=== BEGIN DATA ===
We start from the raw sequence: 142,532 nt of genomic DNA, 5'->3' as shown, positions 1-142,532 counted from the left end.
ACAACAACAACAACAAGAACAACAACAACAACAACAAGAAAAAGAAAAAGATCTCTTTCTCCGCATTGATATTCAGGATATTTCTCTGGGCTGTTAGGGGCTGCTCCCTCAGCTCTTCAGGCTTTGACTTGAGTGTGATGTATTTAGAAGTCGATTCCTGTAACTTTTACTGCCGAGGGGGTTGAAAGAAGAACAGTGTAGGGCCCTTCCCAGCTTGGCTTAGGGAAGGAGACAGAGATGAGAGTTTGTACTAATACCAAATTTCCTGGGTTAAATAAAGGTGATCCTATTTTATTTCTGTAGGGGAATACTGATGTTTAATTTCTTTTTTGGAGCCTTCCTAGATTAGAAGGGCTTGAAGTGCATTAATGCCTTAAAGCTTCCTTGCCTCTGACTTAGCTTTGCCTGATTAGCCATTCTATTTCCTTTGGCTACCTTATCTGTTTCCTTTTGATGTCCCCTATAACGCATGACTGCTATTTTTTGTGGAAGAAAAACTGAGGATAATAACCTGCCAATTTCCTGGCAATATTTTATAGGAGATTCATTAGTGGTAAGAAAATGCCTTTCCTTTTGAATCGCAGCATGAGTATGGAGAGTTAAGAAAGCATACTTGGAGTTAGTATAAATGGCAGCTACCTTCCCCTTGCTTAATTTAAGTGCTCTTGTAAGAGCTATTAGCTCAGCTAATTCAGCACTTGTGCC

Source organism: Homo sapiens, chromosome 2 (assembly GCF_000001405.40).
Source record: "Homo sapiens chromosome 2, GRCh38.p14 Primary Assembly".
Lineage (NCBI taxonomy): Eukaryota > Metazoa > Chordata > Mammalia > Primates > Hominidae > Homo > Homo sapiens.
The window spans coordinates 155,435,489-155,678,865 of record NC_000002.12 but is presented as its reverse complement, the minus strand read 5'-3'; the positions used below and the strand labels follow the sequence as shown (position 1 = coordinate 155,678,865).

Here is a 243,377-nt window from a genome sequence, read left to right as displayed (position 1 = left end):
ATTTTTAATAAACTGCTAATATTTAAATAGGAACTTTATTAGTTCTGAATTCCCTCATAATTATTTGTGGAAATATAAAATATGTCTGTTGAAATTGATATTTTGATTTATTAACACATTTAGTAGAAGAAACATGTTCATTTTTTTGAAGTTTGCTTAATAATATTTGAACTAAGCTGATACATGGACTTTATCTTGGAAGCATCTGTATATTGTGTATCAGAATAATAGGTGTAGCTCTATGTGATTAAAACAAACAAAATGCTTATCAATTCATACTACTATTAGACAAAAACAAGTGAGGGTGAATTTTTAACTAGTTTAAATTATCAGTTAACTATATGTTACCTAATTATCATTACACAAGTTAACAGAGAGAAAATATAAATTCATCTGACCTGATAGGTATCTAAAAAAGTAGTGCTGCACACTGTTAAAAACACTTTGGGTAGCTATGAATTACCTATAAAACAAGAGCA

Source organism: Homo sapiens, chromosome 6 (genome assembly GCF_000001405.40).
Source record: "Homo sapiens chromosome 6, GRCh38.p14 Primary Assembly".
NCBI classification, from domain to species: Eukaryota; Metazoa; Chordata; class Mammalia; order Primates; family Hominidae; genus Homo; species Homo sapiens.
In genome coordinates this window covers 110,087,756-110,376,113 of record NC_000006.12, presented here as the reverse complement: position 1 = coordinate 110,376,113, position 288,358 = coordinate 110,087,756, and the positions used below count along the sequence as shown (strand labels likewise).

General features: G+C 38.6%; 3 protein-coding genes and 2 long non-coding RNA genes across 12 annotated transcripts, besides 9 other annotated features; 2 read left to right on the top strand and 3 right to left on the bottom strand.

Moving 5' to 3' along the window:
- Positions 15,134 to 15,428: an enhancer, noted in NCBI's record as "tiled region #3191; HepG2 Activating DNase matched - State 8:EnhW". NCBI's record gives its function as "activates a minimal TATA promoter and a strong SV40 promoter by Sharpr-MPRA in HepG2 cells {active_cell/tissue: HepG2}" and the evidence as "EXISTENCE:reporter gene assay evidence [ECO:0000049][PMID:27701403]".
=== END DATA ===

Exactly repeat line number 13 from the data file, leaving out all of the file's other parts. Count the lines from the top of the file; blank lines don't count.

General features: G+C 38.6%; 3 protein-coding genes and 2 long non-coding RNA genes across 12 annotated transcripts, besides 9 other annotated features; 2 read left to right on the top strand and 3 right to left on the bottom strand.